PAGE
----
Fishing or forestry supervisor.

Average salary: $65,052

In addition to a love of the outdoors, forestry supervisors often have managerial budgeting experience to monitor activities within national and state forests. They provide additional guidance about the land plans and budget allocation.

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The best jobs without a college degree if you like planes, trains, and automobiles:

Aerospace technician.

Average salary: $41,595

According to a free career test site, “Aerospace engineer technicians record data from assemblies, test parts, and monitor quality control with systems that are installed into the aircraft, spacecraft, or missile.” If you’re into all things aircraft and planes, some additional training could put you in the running to land a job.

Electrical transportation installer.

Average salary: $61,688

In short, these are the folks that install the electrical systems in vehicles; things like radios, stereos, and CarPlay are installed by these professionals. As cars grow increasingly more tech-forward, the demand for folks who are skilled in installation and maintenance will grow.

Mechanic supervisor.

Average salary: $100,365

For every team of mechanics or maintenance professionals, there’s a supervisor that oversees their work. This doesn‘t just refer to automotive mechanics, either – retail, tech, and manufacturing all have mechanic supervisors that keep tasks on course.

Locomotive engineer.

Average salary: $98,129

Trains are still an integral part of our transportation systems in the US, whether you use one regularly or not. Locomotive engineers keep those systems in check, and they’re nicely compensated to do so. As with any mechanical engineering or technician role, additional training is needed, but it can come in other forms besides a college degree.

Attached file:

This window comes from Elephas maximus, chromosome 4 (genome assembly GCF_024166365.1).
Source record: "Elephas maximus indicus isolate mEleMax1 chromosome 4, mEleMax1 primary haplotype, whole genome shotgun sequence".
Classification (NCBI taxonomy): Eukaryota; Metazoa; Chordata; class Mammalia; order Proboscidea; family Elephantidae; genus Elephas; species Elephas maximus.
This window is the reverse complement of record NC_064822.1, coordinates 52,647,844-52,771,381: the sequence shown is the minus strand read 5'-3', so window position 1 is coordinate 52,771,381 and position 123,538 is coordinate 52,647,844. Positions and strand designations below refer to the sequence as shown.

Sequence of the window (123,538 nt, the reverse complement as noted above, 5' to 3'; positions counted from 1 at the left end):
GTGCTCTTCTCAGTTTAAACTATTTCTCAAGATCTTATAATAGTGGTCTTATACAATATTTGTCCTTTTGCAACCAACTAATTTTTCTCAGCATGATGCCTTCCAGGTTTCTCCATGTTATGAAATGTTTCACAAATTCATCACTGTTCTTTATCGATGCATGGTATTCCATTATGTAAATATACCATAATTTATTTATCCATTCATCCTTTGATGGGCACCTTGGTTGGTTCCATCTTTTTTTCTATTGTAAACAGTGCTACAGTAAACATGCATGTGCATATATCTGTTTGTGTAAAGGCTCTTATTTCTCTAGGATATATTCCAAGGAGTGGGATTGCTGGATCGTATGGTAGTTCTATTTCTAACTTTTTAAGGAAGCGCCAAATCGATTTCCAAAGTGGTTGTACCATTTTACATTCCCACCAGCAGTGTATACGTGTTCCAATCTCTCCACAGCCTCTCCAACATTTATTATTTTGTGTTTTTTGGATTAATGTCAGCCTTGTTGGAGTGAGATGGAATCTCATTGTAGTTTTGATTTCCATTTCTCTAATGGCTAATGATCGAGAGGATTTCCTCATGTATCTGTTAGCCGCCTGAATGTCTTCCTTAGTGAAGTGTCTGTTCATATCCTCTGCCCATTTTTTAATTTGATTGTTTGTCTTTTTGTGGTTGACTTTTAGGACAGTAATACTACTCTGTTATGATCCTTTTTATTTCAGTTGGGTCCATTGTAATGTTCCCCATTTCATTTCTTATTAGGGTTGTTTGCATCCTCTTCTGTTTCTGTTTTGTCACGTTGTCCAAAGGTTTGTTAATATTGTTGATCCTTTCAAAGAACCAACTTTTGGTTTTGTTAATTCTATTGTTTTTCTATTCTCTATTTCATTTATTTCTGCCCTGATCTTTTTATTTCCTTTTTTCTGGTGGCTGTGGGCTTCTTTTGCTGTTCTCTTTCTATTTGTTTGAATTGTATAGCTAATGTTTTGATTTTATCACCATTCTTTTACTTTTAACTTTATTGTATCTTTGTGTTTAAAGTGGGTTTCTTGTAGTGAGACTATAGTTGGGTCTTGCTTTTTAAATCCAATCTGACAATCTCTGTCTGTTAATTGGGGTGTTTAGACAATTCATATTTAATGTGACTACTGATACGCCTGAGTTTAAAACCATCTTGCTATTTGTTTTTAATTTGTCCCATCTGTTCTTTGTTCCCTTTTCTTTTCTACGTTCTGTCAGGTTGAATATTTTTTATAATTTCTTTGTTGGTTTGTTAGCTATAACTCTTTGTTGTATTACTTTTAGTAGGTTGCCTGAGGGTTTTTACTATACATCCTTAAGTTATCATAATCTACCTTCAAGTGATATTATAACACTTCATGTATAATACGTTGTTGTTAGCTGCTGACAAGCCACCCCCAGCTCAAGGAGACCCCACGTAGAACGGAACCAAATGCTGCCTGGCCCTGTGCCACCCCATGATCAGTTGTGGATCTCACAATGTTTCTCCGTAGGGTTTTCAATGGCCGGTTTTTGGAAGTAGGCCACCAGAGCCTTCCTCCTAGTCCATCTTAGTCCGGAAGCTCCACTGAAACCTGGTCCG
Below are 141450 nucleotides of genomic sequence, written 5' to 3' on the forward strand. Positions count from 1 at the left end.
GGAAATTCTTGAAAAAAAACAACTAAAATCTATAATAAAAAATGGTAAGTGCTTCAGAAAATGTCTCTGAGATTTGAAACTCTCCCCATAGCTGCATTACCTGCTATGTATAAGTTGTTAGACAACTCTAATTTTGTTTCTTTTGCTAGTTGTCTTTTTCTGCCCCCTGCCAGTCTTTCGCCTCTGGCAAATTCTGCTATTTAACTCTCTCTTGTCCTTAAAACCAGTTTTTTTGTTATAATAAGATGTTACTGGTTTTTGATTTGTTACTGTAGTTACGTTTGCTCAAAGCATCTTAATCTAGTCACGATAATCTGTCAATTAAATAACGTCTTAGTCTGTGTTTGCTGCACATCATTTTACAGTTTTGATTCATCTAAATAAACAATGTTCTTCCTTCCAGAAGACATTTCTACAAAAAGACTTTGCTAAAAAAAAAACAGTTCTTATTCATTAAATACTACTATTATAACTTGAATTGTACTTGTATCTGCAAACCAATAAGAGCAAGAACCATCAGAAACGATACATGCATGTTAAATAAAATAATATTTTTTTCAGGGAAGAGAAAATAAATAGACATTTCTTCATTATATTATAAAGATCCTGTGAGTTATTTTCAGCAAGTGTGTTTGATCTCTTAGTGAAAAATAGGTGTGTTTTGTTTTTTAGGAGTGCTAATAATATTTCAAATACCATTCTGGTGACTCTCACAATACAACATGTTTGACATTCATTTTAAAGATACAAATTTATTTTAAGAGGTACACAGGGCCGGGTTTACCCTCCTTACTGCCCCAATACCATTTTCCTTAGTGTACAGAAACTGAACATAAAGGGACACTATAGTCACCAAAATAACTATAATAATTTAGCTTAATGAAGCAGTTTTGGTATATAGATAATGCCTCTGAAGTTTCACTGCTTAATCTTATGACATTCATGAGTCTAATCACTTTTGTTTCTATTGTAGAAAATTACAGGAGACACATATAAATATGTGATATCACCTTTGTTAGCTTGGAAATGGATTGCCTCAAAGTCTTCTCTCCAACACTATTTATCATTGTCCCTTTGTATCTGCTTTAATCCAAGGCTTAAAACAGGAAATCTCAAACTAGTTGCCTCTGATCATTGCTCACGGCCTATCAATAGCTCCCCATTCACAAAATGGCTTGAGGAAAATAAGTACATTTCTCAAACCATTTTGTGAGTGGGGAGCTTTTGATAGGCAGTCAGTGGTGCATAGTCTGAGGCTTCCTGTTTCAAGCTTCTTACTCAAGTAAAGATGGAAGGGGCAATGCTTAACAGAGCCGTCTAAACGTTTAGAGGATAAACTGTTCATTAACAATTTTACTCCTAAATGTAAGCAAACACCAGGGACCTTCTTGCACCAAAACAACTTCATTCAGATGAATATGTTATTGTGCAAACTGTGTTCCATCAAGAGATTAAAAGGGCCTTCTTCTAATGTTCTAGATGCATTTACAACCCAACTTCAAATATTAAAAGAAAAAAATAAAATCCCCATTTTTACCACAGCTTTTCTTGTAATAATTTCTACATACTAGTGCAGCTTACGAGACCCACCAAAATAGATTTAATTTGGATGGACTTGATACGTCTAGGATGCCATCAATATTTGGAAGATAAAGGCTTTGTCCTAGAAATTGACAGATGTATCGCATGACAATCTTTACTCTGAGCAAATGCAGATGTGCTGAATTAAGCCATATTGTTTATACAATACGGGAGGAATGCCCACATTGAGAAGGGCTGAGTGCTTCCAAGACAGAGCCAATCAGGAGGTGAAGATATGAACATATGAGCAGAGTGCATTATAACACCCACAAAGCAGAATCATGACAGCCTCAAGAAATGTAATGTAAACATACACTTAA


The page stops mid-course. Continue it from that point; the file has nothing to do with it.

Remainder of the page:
Ship engineer.

Average salary: $78,373

See above, but replace it with ships.

Captain (ships).

Average salary: $97,179

If you’d rather steer the ship than fix it, captains for all types of watercraft are needed. Whether for commercial fishing, yachting and vacations, or captaining shipping liners, significant training is required, but for those who love the open sea, it’s a viable career path.

Commercial pilot.

Average salary: $93,300

You’ll definitely need training for this one, but as air travel regains its footing after devastating loss during the coronavirus pandemic, skilled pilots are always in high demand for air travel. 

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The best jobs without a college degree if you like working with your hands and enjoy fixing things:

Plumber.

Average salary: $55,160

Any of us who have had a leaky faucet or a backed-up toilet know that plumbers are incredibly useful. After a bit of training, plumbers can have long, plentiful careers. They’re always needed, and they can work effectively anywhere in the US.

HVAC electricians.

Average salary: $63,800

Those of us with air conditioning and heating units need regular maintenance and the occasional emergency fix. Like plumbers, these professionals can live anywhere because they’re needed nationwide.

Plant operator.

Average salary: $53,326

Plant operators are exactly as it sounds – they manage the day to day operations of an industrial plant. Anything from oil to gas to manufacturing to power plants need operators to keep things in check.

Electrical power line repairer.

Average salary: $75,030

“I am a lineman for the county”, sang Glen Campbell — and you can be, too. The job is physically demanding, but if you’re a skilled fixer, it could be the right fit. 

Building inspector.

Average salary: $57,545